It had all the necessary ingredients for turning into a disastrous affair - ex-husband and wife rubbing shoulders for first time in nearly three years, mentally ill daughter on day release, unforgiving in-laws, granddaughter with a flare for the dramatic. To be honest I was dreading it, and if the last funerals I attended were anything to go by, with good reason.
Take my father-in-law's affair. Old and new families sat in strained silence on opposite sides of the funeral chapel, one nursing memories of an angry, violent man, the other recalling a kindly soul who loved dancing and always remembered their birthdays. The two extremes of experience were revealed in heartfelt eulogies and the tension was palpable. As we stood around the grave and threw down the obligatory flower my heart ached for the losses of the first family - the loving relationships that had never been and now never could be. It was painful, awkward and all together tragic.
Then there was the funeral Frank and I attended almost a year ago for the son of church friends. He had committed suicide following the breakdown of his marriage. Six young children sat fatherless and crying, yet all his friends could offer to one another by way of comfort were memories of a hard drinking man who loved a good party. Despite the best efforts of the minister it was a bleak affair that matched the grey sky and blustery wind outside, devoid of hope and comfort. He was gone and I could not shake the sense of it all being a tragic waste.
Finally in May, there was the funeral for our young neighbour who drank himself into an early grave. As his two year old daughter danced around the coffin, oblivious to her loss and the sadness of those around her I felt overwhelmed. Another life thrown away, another soul unable to cope with life's pain, lost forever.
It is probably not too surprising then that the thought of another funeral was less than inspiring. Never mind that he was my grandfather, that he had lived a long, full life and made it to 95 - the potential for uncomfortable family confrontation overshadowed all else in my thinking. Of course, me being the granddaughter with a flare for the dramatic, I rather played up the possibility of disaster for the sake of a good story. Nevertheless, the potential was real. My mother decided to travel from Adelaide to say her goodbyes despite her recent divorce from my father. I do have an aunt with schizophrenia and I don't like to predict how she might have responded. My other aunt and another uncle have had no contact with my mother since the divorce and the aunt once deliberately told me not to visit before cutting me off in her letter writing. Who knew how the relationships might all play out in one room together?
As it was I am glad I went. I do not feel overly sad Grandpa is gone. Throughout much of my life we lived far apart and I never really knew him. (What was it like in World War II? What did he think about my parents divorce and my father's consequent remarriage?! What wisdom from such a long life could he pass on to me as I make my own way through the world?) During brief childhood visits I remember the unmistakable smell of their home, but my memory is of an austere man intent on disciplining rather than enjoying his grandchildren. Later, as an adult I visited whenever I was in Melbourne and wrote from time to time. Grandpa always replied immediately to my letters and assured me of his love and prayers before tucking in a little snippet of encouragement from a church newsletter or magazine. He had mellowed in his old age into a gentle man who loved nothing better than to talk about his latest readings on God.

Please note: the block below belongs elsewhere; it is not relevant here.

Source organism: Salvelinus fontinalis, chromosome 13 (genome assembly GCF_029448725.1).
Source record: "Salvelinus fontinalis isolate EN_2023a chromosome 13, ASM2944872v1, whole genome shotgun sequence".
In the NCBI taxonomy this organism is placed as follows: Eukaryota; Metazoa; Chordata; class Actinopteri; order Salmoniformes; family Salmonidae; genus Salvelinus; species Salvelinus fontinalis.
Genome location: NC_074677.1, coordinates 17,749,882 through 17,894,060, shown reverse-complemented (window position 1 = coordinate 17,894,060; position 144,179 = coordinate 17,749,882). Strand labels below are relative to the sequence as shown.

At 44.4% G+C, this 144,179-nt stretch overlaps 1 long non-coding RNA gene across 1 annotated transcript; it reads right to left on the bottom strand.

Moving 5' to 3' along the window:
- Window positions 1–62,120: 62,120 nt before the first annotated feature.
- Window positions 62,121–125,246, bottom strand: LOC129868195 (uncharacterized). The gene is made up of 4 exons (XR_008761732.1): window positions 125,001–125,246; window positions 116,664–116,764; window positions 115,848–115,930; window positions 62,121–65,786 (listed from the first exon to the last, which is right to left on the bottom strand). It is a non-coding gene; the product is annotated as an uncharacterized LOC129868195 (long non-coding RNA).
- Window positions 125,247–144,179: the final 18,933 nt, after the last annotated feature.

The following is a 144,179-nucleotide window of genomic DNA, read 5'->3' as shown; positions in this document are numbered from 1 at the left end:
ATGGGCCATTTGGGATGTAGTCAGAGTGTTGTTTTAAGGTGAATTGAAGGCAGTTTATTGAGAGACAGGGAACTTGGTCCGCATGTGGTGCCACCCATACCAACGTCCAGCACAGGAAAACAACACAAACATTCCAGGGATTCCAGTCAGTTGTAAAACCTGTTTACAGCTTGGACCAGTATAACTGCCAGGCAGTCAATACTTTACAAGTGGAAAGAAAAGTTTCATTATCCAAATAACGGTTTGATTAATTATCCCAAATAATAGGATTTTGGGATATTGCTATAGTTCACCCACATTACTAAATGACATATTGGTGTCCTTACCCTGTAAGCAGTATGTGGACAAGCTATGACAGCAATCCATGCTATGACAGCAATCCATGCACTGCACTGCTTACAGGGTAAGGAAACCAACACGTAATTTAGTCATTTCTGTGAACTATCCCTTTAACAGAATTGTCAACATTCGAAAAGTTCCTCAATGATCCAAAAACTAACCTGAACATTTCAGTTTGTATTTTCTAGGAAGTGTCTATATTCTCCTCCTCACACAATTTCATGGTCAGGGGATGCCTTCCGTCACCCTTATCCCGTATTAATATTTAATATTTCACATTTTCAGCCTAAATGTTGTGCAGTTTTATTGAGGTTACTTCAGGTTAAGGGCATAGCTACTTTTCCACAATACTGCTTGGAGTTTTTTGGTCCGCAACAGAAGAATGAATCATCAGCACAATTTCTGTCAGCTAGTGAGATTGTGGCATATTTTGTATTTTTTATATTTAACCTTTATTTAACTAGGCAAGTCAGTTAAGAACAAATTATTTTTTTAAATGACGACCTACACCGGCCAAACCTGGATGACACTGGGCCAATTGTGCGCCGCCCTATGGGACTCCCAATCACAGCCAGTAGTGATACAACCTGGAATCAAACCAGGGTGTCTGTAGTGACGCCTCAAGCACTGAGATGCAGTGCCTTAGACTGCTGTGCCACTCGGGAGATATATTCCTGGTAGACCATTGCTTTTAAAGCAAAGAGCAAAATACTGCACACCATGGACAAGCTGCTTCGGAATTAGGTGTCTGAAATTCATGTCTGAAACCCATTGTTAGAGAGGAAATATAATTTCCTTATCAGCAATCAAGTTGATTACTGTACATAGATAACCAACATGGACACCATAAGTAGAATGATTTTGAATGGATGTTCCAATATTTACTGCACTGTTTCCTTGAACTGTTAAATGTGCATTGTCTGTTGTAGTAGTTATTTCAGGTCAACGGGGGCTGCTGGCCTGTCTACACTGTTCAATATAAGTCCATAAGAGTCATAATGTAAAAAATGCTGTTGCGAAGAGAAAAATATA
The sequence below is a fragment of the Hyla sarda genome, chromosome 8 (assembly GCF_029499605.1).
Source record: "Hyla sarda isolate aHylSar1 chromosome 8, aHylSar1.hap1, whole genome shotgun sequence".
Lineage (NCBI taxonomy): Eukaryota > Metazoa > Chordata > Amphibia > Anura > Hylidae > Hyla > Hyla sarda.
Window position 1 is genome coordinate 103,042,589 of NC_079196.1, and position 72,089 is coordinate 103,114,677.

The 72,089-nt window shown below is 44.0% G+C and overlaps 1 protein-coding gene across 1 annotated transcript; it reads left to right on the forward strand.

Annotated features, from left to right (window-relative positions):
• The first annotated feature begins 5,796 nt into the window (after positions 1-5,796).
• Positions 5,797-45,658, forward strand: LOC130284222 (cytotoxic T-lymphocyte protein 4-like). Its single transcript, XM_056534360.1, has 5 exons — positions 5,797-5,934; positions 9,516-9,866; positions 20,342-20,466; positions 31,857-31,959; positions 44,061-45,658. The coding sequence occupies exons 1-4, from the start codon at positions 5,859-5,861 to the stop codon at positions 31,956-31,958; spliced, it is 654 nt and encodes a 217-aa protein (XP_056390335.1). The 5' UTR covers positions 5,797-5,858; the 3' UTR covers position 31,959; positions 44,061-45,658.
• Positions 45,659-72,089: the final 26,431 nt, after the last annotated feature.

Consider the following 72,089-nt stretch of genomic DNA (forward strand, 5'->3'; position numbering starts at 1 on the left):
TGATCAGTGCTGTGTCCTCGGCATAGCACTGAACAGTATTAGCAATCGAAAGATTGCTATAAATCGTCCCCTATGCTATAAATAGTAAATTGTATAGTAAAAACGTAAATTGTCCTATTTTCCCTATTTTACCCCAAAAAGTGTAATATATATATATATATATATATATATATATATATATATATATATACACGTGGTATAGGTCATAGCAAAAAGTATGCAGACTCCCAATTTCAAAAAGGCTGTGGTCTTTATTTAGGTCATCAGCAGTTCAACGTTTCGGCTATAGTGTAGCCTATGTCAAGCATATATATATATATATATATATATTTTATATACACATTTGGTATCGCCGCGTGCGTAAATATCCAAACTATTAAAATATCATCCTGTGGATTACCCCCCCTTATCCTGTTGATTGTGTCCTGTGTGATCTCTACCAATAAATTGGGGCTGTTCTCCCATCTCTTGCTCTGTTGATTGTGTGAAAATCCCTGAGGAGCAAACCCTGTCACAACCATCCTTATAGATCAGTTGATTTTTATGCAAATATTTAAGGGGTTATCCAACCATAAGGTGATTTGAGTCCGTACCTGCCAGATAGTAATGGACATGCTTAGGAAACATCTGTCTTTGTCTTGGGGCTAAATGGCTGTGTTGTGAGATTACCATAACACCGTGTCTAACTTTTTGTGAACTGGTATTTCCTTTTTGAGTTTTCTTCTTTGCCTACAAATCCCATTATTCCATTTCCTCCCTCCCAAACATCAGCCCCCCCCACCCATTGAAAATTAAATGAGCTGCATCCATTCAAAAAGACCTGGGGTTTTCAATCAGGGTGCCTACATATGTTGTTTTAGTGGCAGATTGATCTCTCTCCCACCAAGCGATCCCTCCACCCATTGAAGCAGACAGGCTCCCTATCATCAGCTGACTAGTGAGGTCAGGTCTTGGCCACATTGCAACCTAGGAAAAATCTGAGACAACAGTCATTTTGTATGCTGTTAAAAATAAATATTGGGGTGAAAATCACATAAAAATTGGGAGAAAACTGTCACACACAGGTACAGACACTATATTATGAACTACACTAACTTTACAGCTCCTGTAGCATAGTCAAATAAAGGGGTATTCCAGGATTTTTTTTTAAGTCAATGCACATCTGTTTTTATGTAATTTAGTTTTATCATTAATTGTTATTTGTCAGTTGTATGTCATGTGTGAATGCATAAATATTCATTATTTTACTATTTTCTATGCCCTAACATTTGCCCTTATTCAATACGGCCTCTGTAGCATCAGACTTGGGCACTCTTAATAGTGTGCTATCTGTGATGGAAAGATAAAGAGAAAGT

It was impossible not to notice Grandpa's increasing frailty - between broken hips, skin disorders and problems with his gastrointestinal tract he felt his age and was ready to go. For some time he had been voicing his desire to join Jesus and my grandmother in the next world. Death was a release. I feel the loss of his love and prayers for my well being, but I am happy Grandpa is now where he wanted to be, no longer struggling with an old body that could barely do what he wanted it to.
And the funeral? Mum and Dad were perfectly civil and polite and I enjoyed spending time with them and one of my brothers on the drive across the city. My mentally ill aunt did not attend. Due to my need to return to Tasmania for an evening appointment, I missed seeing the other aunt. My uncle struggled to look at or speak to me or my mother, but that is his burden to bear. I loved catching up with my other aunt - and my cousins who I have not seen for more than ten years were delightful company.
Despite all my misgivings it was a good day - a fitting tribute to my grandfather from whom we all came.